Even by cryptocurrency standards, “The DAO” received a lion’s share of hype upon its release. Publicized as a truly decentralized autonomous organization, The DAO promised to be the future of smart contracts. However, last week someone exploited a flaw in The DAO’s code, siphoning off over 3.6 million Ether (worth over $60 million at the time of the incident).
Many in the media have been calling this an “attack,” although one could argue that when code equals law, someone who exploits flawed code has done nothing illegal, or even unethical.
Further, even putting aside the morality of the exploit itself, a fierce debate has arisen about how to respond to the incident. Some are calling on the leaders of The DAO and Ethereum to roll back the blockchain so that the absconded Ether can be recovered.
Others, including the founder of Ethereum, Vitalik Buterin, want to institute a soft fork by which miners could invalidate the transactions, preventing the hacker from receiving the funds.
However, each of these proposals engendered significant pushback from the cryptocurrency world, because they call into question the decentralized and autonomous principles of The DAO itself (and cryptocurrency in general).
These transactions were legitimate applications of the code when they occurred. If they can be invalidated by the actions of a small number of individuals (core developers and miners), what is to prevent future transactions from being invalidated when they don’t coincide with the wishes of the majority of developers or users? Or, perhaps even more troubling, the wishes of a government authority? It begs the question: Is The DAO truly decentralized and autonomous?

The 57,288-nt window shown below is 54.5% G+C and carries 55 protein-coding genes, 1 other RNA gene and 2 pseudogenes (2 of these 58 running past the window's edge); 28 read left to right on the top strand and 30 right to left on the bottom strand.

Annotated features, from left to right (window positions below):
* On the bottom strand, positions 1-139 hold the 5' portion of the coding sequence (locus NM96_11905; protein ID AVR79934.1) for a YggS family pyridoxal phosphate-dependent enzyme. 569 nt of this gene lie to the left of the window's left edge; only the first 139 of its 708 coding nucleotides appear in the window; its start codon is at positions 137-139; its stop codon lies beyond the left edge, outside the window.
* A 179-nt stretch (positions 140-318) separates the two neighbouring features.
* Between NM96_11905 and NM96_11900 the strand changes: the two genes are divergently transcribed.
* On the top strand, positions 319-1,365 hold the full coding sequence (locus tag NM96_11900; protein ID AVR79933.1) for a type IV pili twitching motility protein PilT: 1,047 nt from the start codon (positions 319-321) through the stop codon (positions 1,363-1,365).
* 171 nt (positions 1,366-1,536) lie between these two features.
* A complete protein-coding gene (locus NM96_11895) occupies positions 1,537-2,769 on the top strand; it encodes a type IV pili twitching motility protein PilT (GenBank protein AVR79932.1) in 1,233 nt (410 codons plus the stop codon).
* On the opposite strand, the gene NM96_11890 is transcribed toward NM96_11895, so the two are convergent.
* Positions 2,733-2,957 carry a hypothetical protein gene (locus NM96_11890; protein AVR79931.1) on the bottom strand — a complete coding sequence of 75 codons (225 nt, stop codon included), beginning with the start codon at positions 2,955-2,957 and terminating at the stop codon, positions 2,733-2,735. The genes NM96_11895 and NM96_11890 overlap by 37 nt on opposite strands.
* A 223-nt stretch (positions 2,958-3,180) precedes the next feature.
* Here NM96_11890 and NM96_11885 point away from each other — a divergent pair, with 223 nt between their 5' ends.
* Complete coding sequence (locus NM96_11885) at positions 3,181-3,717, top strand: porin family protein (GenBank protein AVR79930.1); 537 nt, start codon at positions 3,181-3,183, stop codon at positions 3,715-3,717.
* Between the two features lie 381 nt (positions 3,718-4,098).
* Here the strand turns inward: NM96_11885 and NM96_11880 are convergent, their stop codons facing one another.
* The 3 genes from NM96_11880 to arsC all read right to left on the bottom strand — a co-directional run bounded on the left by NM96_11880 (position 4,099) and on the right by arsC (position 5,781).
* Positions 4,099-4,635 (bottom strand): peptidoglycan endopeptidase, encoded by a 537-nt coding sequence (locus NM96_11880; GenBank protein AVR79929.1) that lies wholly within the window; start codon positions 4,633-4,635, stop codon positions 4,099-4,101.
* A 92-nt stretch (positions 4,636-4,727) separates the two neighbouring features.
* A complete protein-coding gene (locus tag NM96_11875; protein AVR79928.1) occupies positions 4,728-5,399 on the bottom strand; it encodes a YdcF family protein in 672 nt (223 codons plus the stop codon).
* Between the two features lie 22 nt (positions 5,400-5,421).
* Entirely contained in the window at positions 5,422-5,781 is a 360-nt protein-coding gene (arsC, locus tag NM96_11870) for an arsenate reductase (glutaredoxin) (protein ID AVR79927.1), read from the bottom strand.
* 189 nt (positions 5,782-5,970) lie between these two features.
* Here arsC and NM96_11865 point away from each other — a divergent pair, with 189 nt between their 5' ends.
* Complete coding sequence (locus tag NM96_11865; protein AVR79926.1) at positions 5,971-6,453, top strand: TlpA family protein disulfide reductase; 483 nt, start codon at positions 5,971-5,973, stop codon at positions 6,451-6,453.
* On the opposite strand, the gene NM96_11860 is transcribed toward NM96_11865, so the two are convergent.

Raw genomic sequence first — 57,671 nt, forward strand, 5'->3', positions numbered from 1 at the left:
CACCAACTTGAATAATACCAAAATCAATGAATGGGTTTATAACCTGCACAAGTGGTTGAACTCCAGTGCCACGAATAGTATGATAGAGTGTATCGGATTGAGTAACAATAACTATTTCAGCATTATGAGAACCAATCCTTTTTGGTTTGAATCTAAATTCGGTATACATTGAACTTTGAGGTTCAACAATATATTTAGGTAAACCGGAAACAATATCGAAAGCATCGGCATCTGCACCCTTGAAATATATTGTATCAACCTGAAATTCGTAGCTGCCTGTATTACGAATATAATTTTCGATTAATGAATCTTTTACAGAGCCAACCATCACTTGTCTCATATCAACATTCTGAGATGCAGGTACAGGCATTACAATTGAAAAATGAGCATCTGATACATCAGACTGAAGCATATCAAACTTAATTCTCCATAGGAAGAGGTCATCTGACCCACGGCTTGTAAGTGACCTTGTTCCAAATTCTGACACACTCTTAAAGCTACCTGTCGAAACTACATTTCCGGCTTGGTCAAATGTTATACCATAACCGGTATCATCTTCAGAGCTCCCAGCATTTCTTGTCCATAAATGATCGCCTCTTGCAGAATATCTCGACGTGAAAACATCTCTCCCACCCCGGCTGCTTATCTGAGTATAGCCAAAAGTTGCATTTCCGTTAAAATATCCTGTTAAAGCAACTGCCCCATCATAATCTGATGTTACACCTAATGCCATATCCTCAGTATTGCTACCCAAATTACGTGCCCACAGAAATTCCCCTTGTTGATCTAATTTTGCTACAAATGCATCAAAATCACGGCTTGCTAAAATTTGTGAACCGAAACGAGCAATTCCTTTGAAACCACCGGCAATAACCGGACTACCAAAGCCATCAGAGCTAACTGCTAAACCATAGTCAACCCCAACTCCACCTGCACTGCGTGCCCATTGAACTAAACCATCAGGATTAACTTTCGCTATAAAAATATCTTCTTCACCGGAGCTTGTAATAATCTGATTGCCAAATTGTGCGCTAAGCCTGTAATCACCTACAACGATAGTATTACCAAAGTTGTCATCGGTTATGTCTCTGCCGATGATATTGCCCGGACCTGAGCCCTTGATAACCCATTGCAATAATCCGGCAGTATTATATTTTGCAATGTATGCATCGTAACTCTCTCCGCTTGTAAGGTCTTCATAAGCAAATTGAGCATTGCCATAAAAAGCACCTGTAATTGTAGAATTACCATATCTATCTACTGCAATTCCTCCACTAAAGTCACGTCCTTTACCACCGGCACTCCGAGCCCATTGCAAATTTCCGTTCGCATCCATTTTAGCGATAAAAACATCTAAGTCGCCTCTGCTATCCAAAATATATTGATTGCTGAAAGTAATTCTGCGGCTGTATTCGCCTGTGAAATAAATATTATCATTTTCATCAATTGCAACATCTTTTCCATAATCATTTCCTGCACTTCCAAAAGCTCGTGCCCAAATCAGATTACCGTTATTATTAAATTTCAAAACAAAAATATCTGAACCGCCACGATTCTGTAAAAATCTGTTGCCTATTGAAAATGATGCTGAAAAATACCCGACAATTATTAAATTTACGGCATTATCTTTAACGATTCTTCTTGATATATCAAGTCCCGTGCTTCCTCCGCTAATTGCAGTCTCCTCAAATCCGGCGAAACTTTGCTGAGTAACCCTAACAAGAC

Code Serves People
The DAO could learn some lessons from another cryptocurrency, Dash, which includes an established decentralized and autonomous organizational system. The key lesson here is that code serves people, not the other way around.
The DAO’s flaw was that it put all the power in the hands of code, without any mechanism for preventing hacks of flawed code. As Daniel Diaz, head of business development at Dash, noted, “Contracts in general need governance. It is rare to find a contract that does not have an arbitration clause, but the Ethereum platform did not include any sort of arbitration method in their protocol and did not establish this method in the contract when it was created.”
So how does Dash maintain a decentralized autonomous system and yet prevent a similar exploit? It does so through its Masternode network and its Budget System.
The Masternode network is a series of “supernodes” which power the Dash network. These nodes are incentivized for their work with payments from the Dash blockchain (similar to how miners are incentivized).
In return, Dash Masternodes are required to be up-to-date with the latest Dash version, meet certain minimum hardware and uptime requirements, and hold a 1,000 Dash collateral in reserve.
A further responsibility of Masternode owners is the ability to vote for proposals in the Dash Budget System, which allocates up to 10% of block rewards for projects related to Dash (as a point of reference, the current monthly budget cycle will allocate approximately $60,000 worth of Dash to proposals)